Culture Rich Flora Explosion
Overview: Single track short cut (of Spur Cross Trail) that mingles with Cave Creek.
Hike: From the northeast junction with Spur Cross Trail you head southwest. The overhead views of Cave Creek are immediately pleasing. What makes this particular stretch oh-so-special is the mix of saguaros, mountain views and a running creek(in season). This vision may float in the minds of tourist. In reality the experience is rare in the sonoran desert. The occurrence here being the fringe where it meets the chaparral covered mountains.
Not wanting to but continuing on the flora is rich. Without the trail you'd be deep in a nasty bushwhack. The trail meanders about to the mesquite kingdom. In season this is an incredible experience. Mesquite trees canopy the trail. On my visit (peak season) fiddleneck wildflowers covered the ground in a two foot blanket. The idyllic setting is amazing in itself. What's more amazing is the history of this trail. I don't know the history but the facts are busting at the seams. Other trails in the conservation area are made up of old jeep roads or modern cut trails. This single-track trail is listed on the 1978 New River Mesa topographical map and likely older versions too. Old cement foundations line the trail in places (further down). Tag in the proximity of the creek and the name of the trail. A metate is a ground stone tool used for processing grain and seeds by Native Americans. The stone is rubbed back and forth over a mano. It'd be one thing to come in here with a chainsaw and cut a quick path. This place definitely goes back in time.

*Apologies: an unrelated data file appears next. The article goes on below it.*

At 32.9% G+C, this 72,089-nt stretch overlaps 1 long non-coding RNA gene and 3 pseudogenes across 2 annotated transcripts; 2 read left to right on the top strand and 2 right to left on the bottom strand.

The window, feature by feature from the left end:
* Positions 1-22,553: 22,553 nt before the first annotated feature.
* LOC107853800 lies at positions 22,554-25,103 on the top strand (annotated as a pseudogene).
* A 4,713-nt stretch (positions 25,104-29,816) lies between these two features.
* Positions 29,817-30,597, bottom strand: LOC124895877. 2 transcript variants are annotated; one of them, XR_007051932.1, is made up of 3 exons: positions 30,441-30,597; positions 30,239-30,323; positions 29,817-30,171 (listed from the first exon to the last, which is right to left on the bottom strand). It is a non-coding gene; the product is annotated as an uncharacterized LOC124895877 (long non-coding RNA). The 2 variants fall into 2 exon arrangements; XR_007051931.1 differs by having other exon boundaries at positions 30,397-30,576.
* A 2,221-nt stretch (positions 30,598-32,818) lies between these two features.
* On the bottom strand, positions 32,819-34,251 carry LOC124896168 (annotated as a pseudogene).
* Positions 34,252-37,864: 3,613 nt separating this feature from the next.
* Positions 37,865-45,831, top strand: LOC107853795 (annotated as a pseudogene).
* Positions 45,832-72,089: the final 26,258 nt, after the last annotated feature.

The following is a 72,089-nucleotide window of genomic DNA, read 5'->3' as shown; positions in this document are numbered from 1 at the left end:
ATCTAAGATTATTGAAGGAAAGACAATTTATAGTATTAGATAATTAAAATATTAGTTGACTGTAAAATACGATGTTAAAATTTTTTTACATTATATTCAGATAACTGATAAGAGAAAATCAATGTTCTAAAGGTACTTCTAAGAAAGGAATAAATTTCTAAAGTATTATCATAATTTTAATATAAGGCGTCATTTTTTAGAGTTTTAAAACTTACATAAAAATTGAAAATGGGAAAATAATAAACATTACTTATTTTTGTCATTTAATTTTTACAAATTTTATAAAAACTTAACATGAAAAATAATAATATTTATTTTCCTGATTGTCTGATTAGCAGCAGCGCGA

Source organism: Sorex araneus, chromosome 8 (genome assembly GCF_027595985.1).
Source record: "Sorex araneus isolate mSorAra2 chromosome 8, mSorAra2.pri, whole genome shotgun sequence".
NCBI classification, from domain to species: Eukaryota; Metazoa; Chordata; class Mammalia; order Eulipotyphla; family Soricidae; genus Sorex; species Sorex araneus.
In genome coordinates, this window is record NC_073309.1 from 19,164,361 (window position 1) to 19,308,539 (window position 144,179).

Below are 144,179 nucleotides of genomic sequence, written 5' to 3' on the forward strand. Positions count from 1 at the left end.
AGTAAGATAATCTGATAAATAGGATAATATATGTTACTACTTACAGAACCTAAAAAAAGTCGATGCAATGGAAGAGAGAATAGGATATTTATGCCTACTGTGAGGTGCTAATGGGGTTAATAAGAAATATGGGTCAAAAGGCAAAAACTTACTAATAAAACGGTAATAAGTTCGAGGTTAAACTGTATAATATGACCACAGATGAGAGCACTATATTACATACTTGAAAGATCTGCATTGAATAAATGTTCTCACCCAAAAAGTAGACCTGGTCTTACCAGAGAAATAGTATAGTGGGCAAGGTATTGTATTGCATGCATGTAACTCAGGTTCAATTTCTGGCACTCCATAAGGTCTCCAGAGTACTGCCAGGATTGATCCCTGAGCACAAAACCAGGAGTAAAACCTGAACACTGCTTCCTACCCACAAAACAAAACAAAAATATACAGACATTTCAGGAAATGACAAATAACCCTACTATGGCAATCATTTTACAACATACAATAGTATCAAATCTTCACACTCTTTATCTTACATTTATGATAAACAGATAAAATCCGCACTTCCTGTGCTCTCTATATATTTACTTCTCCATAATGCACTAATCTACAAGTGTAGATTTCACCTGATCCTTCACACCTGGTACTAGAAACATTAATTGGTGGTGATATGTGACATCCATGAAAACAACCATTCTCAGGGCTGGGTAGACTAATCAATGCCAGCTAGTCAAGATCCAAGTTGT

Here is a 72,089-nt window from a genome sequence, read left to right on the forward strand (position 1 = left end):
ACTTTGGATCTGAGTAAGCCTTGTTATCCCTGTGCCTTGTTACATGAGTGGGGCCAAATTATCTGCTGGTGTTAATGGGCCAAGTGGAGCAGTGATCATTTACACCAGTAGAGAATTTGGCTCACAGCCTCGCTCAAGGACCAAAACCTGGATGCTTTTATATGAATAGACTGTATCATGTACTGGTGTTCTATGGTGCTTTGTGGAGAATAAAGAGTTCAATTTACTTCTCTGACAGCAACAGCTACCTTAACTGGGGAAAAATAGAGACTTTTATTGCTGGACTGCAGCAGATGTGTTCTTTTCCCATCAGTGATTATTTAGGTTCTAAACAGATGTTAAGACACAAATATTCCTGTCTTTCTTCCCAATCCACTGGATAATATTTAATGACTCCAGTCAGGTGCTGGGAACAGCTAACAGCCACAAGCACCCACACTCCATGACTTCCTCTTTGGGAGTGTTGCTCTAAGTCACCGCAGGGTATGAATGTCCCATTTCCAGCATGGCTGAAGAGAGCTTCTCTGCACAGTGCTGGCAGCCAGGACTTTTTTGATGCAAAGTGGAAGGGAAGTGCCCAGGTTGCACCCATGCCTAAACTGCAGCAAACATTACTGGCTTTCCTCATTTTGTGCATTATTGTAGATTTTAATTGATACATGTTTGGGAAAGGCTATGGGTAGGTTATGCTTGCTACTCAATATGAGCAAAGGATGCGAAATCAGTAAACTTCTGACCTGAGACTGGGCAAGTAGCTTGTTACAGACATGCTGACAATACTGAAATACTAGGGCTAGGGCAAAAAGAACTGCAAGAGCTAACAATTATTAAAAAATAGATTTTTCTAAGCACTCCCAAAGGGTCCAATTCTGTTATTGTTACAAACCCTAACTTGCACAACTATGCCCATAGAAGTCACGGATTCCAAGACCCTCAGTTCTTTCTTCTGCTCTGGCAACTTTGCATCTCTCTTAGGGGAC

The exquisite mesquite kingdom is short lived. Soon you cross Cave Creek. On the flip side the flora surrounding closes inward and up. Wild cucumber thrives through the bushes, trees and cacti in early spring. You pass the Towhee Trail junctions twice as it a short spur trail that hugs Cave Creek.
Soon after the second Towhee Trail junction the intense trail lined flora gives to wider views. Here you pass several old cement foundations of yesteryear. In the spring owl clover blankets the meadows with backdrops of saguaros against Sugarloaf Mountain.
It should be noted that the entire area flaunts "Do Not Enter" signs often. You're pretty much confined to the trail. There is one section lacking the signage that leads to a man made pond. It's almost heartbreaking to see the electric conduit feeding the electric pump. Nevertheless I'm sure it's appreciated by local fauna.
The trail ends soon at the southwest junction with Spur Cross Trail.
This hike is listed as One-Way.
When hiking several trails on a single "hike", log it with a generic name that describes the hike. Then link the trails traveled, check out the example.
WARNING! Hiking and outdoor related sports can be dangerous. Be responsible and prepare for the trip. Study the area you are entering and plan accordingly. Dress for the current and unexpected weather changes. Take plenty of water. Never go alone. Make an itinerary with your plan(s), route(s), destination(s) and expected return time. Give your itinerary to trusted family and/or friends.